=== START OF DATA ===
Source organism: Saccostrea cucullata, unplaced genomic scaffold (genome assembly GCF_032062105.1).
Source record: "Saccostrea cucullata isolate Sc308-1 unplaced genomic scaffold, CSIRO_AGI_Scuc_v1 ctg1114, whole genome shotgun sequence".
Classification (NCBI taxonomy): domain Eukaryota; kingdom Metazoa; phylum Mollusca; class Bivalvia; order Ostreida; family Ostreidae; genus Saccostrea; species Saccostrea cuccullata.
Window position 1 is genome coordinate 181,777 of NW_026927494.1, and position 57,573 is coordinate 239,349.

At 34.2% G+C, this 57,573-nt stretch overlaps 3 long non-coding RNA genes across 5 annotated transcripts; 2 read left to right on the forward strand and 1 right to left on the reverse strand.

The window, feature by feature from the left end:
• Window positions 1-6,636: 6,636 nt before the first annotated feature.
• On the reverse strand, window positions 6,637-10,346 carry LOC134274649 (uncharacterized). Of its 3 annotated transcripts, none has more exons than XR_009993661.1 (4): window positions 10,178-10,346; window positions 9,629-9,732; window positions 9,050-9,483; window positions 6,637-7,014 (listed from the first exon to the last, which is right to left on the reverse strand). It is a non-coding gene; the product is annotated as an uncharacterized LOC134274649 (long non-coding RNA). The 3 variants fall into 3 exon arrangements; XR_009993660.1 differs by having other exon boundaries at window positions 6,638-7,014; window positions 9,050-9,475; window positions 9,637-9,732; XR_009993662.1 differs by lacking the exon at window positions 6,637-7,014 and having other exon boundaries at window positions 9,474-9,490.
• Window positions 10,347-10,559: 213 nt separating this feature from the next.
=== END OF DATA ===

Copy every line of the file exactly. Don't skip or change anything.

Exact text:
Source organism: Saccostrea cucullata, unplaced genomic scaffold (genome assembly GCF_032062105.1).
Source record: "Saccostrea cucullata isolate Sc308-1 unplaced genomic scaffold, CSIRO_AGI_Scuc_v1 ctg1114, whole genome shotgun sequence".
Classification (NCBI taxonomy): domain Eukaryota; kingdom Metazoa; phylum Mollusca; class Bivalvia; order Ostreida; family Ostreidae; genus Saccostrea; species Saccostrea cuccullata.
Window position 1 is genome coordinate 181,777 of NW_026927494.1, and position 57,573 is coordinate 239,349.

At 34.2% G+C, this 57,573-nt stretch overlaps 3 long non-coding RNA genes across 5 annotated transcripts; 2 read left to right on the forward strand and 1 right to left on the reverse strand.

The window, feature by feature from the left end:
• Window positions 1-6,636: 6,636 nt before the first annotated feature.
• On the reverse strand, window positions 6,637-10,346 carry LOC134274649 (uncharacterized). Of its 3 annotated transcripts, none has more exons than XR_009993661.1 (4): window positions 10,178-10,346; window positions 9,629-9,732; window positions 9,050-9,483; window positions 6,637-7,014 (listed from the first exon to the last, which is right to left on the reverse strand). It is a non-coding gene; the product is annotated as an uncharacterized LOC134274649 (long non-coding RNA). The 3 variants fall into 3 exon arrangements; XR_009993660.1 differs by having other exon boundaries at window positions 6,638-7,014; window positions 9,050-9,475; window positions 9,637-9,732; XR_009993662.1 differs by lacking the exon at window positions 6,637-7,014 and having other exon boundaries at window positions 9,474-9,490.
• Window positions 10,347-10,559: 213 nt separating this feature from the next.